Stablecoin Issuers May Need Texas License
It seems Stablecoins may have what it takes to qualify as “money” under Texas law. This interesting turn of events is detailed via the updated guidance courtesy of the state Department of Banking. Now, it is interesting to just how much significant this would bring.
How Cryptocurrencies Should Be Treated
A memo published Wednesday by Texas Banking Commissioner Charles Cooper outlines how cryptocurrencies are to be treated under local and federal regulations. In particular, it would add details of how stablecoins backed by sovereign, or fiat, currencies may be assessed.
The guidance will reportedly build upon a previous memo released by the state in 2014. It is worth noting that the memo best described how digital currency companies with operations in the aforementioned state should treat the nascent asset class.
As in the previous version, Cooper notes that digital assets are not treated as money under Texas law. As for exchanging cryptocurrencies for fiat is concerned, it does not necessarily count as “currency exchange.” With that said, startups are not really obliged to obtain currency exchange licenses in order to conduct transactions. Ultimately, this makes the Lone Star State one of the nation’s most permissive yet.
Under Current Definitions Of ‘Money’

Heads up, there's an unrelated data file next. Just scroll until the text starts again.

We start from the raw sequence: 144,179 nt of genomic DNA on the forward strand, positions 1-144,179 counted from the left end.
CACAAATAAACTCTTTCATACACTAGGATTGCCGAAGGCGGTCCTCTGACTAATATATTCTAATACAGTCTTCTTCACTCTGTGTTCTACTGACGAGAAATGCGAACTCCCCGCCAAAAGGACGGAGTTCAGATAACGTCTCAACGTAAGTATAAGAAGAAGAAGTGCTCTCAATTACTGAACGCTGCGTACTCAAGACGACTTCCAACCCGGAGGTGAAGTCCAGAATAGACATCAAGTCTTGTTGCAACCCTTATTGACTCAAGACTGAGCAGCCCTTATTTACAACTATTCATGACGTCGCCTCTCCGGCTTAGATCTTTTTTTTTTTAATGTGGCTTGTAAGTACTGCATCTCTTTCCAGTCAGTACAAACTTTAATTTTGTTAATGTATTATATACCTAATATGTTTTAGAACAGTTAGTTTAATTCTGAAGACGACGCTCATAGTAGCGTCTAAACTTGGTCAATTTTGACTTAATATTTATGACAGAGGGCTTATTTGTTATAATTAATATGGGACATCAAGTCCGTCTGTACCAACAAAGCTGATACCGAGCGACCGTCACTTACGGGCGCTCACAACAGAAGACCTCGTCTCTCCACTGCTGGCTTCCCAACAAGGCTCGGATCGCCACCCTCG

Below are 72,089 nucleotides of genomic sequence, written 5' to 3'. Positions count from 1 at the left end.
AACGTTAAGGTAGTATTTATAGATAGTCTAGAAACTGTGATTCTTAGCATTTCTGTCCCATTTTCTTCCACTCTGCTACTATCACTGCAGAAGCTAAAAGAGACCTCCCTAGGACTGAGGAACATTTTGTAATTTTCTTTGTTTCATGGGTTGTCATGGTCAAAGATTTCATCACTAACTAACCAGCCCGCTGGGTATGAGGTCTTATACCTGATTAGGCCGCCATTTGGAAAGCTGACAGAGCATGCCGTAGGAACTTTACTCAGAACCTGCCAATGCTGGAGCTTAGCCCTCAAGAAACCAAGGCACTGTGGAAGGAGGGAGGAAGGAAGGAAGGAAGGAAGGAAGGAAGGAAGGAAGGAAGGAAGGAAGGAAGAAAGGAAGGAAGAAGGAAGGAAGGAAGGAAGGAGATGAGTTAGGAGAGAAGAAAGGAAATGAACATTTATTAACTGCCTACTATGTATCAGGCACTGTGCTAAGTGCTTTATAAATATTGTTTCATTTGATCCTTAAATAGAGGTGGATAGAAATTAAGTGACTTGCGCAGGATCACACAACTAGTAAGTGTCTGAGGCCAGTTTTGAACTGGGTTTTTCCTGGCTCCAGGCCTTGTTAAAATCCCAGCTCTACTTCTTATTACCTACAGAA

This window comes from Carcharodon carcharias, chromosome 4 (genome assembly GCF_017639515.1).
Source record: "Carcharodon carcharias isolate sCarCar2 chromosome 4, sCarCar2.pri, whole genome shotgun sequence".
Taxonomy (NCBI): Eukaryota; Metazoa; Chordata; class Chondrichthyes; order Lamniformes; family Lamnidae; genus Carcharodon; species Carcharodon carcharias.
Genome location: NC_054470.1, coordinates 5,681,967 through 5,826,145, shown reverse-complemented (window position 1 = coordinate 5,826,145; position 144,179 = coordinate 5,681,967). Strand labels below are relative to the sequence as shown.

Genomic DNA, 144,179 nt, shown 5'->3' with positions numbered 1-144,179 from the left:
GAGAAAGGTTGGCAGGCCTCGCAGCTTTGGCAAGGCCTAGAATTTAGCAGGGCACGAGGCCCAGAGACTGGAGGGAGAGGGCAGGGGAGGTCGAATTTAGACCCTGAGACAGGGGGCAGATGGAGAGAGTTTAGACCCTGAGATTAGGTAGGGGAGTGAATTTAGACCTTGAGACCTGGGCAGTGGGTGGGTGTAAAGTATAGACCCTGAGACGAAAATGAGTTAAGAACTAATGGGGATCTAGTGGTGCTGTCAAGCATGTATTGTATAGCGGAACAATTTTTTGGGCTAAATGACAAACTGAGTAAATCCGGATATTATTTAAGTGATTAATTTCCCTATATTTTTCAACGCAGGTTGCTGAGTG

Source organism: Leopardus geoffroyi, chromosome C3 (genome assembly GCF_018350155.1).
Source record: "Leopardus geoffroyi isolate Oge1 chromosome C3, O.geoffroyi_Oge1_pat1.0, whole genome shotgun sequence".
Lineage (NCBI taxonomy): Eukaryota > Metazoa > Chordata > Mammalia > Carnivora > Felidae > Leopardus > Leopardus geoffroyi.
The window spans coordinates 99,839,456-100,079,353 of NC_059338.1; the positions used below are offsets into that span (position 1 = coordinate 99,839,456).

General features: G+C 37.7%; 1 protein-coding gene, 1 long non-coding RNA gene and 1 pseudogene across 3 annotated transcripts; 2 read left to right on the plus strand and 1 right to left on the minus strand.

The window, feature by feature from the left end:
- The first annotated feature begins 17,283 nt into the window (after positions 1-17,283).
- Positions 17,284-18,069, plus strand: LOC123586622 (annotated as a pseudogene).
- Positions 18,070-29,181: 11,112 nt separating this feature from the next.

However, in the revised version Cooper adds that stablecoins may fall under existing definitions of “money” or “monetary value.” As such, it is safe to assume that anyone who buys the stablecoin has a claim to the sovereign currency assets underlying the tokens they possess.
This is “because the issuer has taken on the obligation to provide sovereign currency in exchange for the stablecoin at a later time,” Cooper writes.
Warning to Comply
The document specifically outlines Texas banking policy on different forms of digital currency transactions. This already includes all crypto-to-crypto exchanges and crypto-to-fiat exchanges. Moreover, it refers to how directly transferring cryptos from one party to another does not qualify as money transmission.
The document further adds:
“In contrast, because a sovereign-backed stablecoin may be considered money or monetary value under the Money Services Act, receiving it in exchange for a promise to make it available at a later time or different location may be money transmission.”
Whether a stablecoin issuer or exchange actually owes a holder fiat currency may be dependent on analysis, however. Cooper concludes his memo by warning exchanges and other startups that they must comply with relevant laws, especially if they are to perform money transmission.